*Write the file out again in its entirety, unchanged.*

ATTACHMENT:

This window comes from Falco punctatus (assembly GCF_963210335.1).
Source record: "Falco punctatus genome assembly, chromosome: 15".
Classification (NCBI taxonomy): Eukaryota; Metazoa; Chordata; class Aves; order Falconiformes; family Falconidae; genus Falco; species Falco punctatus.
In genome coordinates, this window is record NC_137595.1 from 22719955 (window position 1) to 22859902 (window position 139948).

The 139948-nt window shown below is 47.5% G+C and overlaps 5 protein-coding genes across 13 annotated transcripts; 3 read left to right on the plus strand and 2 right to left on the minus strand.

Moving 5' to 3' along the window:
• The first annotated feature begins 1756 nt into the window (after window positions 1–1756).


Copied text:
This window comes from Falco punctatus (assembly GCF_963210335.1).
Source record: "Falco punctatus genome assembly, chromosome: 15".
Classification (NCBI taxonomy): Eukaryota; Metazoa; Chordata; class Aves; order Falconiformes; family Falconidae; genus Falco; species Falco punctatus.
In genome coordinates, this window is record NC_137595.1 from 22719955 (window position 1) to 22859902 (window position 139948).

The 139948-nt window shown below is 47.5% G+C and overlaps 5 protein-coding genes across 13 annotated transcripts; 3 read left to right on the plus strand and 2 right to left on the minus strand.

Moving 5' to 3' along the window:
• The first annotated feature begins 1756 nt into the window (after window positions 1–1756).